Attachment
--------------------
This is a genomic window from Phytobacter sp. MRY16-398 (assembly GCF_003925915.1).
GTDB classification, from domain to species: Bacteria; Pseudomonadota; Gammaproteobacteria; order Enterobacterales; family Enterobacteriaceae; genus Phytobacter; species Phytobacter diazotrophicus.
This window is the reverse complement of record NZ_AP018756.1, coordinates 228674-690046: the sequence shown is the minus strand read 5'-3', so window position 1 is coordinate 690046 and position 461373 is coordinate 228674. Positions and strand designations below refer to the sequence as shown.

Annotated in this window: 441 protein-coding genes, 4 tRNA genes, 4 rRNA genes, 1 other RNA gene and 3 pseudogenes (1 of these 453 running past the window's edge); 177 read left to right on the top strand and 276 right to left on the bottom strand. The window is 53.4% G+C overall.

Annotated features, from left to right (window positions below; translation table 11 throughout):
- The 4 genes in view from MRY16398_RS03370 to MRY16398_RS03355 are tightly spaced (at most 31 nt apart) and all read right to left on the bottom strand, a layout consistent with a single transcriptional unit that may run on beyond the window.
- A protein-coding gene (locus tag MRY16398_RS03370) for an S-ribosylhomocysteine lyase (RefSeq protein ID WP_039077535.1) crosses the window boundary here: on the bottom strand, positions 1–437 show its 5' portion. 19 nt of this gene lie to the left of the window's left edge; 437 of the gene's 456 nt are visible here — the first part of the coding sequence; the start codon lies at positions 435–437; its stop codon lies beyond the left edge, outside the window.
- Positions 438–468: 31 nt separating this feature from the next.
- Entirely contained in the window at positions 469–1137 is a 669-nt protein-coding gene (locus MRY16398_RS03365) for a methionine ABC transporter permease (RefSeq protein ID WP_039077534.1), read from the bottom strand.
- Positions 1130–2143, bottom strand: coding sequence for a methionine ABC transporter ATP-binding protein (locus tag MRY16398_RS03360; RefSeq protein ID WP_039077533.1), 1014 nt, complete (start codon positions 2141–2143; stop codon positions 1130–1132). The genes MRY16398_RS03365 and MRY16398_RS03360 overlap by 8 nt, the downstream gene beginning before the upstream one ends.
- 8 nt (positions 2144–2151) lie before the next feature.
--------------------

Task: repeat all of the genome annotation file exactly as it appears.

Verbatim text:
This is a genomic window from Phytobacter sp. MRY16-398 (assembly GCF_003925915.1).
GTDB classification, from domain to species: Bacteria; Pseudomonadota; Gammaproteobacteria; order Enterobacterales; family Enterobacteriaceae; genus Phytobacter; species Phytobacter diazotrophicus.
This window is the reverse complement of record NZ_AP018756.1, coordinates 228674-690046: the sequence shown is the minus strand read 5'-3', so window position 1 is coordinate 690046 and position 461373 is coordinate 228674. Positions and strand designations below refer to the sequence as shown.

Annotated in this window: 441 protein-coding genes, 4 tRNA genes, 4 rRNA genes, 1 other RNA gene and 3 pseudogenes (1 of these 453 running past the window's edge); 177 read left to right on the top strand and 276 right to left on the bottom strand. The window is 53.4% G+C overall.

Annotated features, from left to right (window positions below; translation table 11 throughout):
- The 4 genes in view from MRY16398_RS03370 to MRY16398_RS03355 are tightly spaced (at most 31 nt apart) and all read right to left on the bottom strand, a layout consistent with a single transcriptional unit that may run on beyond the window.
- A protein-coding gene (locus tag MRY16398_RS03370) for an S-ribosylhomocysteine lyase (RefSeq protein ID WP_039077535.1) crosses the window boundary here: on the bottom strand, positions 1–437 show its 5' portion. 19 nt of this gene lie to the left of the window's left edge; 437 of the gene's 456 nt are visible here — the first part of the coding sequence; the start codon lies at positions 435–437; its stop codon lies beyond the left edge, outside the window.
- Positions 438–468: 31 nt separating this feature from the next.
- Entirely contained in the window at positions 469–1137 is a 669-nt protein-coding gene (locus MRY16398_RS03365) for a methionine ABC transporter permease (RefSeq protein ID WP_039077534.1), read from the bottom strand.
- Positions 1130–2143, bottom strand: coding sequence for a methionine ABC transporter ATP-binding protein (locus tag MRY16398_RS03360; RefSeq protein ID WP_039077533.1), 1014 nt, complete (start codon positions 2141–2143; stop codon positions 1130–1132). The genes MRY16398_RS03365 and MRY16398_RS03360 overlap by 8 nt, the downstream gene beginning before the upstream one ends.
- 8 nt (positions 2144–2151) lie before the next feature.